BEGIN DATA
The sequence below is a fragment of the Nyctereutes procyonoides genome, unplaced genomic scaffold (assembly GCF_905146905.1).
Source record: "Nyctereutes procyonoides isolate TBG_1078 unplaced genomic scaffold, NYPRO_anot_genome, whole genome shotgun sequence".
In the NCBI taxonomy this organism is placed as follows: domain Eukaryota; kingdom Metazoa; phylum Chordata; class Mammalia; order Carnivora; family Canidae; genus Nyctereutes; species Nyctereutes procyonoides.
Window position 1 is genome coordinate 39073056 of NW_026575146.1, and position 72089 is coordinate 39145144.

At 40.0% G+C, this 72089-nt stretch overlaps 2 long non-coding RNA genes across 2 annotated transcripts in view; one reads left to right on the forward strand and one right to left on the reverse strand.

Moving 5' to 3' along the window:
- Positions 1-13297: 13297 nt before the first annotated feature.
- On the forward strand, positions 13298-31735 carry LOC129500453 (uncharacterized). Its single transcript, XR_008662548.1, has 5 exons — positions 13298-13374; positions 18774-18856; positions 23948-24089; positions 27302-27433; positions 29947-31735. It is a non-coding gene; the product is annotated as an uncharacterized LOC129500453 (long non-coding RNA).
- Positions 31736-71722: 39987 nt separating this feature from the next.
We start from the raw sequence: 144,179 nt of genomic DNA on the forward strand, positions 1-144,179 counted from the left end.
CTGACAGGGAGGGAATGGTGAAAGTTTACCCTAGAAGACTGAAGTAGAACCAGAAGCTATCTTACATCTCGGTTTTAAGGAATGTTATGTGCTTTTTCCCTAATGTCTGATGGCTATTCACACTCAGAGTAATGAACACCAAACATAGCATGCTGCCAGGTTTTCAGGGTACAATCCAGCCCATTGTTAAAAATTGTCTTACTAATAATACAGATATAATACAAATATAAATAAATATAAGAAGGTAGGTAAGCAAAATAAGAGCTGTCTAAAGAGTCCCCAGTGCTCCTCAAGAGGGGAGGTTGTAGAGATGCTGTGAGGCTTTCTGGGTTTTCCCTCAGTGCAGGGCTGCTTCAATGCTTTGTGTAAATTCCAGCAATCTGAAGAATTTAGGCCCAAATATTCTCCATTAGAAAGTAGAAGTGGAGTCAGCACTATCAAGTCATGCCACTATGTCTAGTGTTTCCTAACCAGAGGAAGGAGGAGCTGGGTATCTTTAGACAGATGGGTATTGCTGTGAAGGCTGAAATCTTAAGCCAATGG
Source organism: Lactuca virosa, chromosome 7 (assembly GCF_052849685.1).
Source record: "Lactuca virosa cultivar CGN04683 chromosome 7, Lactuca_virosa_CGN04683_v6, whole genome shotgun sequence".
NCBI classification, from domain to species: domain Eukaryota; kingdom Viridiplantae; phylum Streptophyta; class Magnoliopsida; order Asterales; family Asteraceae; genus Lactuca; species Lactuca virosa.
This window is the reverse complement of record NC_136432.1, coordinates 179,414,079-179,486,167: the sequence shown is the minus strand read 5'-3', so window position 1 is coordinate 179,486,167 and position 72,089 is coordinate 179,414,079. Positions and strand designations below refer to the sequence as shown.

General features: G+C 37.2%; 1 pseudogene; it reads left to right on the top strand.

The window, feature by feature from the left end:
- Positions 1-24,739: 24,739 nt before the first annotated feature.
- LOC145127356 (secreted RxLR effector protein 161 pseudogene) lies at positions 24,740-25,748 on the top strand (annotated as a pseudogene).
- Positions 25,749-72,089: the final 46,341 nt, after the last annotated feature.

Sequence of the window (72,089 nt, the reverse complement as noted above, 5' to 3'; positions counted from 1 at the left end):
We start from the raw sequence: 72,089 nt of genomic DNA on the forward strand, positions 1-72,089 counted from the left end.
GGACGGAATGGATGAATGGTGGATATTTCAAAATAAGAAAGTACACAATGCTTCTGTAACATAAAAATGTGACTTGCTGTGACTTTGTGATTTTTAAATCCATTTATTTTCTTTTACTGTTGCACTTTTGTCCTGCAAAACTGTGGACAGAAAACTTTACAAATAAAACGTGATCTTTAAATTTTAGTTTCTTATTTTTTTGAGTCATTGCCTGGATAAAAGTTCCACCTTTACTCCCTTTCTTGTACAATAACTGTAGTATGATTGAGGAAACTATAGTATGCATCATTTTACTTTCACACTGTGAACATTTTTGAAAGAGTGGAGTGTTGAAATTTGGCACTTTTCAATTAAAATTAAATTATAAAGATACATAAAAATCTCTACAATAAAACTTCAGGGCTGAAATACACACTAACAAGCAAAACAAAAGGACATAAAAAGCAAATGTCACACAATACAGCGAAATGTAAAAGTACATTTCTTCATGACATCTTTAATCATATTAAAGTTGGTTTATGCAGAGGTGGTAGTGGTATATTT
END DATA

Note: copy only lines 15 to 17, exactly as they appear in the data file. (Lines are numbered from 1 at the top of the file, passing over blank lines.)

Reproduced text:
This window is the reverse complement of record NC_136432.1, coordinates 179,414,079-179,486,167: the sequence shown is the minus strand read 5'-3', so window position 1 is coordinate 179,486,167 and position 72,089 is coordinate 179,414,079. Positions and strand designations below refer to the sequence as shown.

General features: G+C 37.2%; 1 pseudogene; it reads left to right on the top strand.

The window, feature by feature from the left end: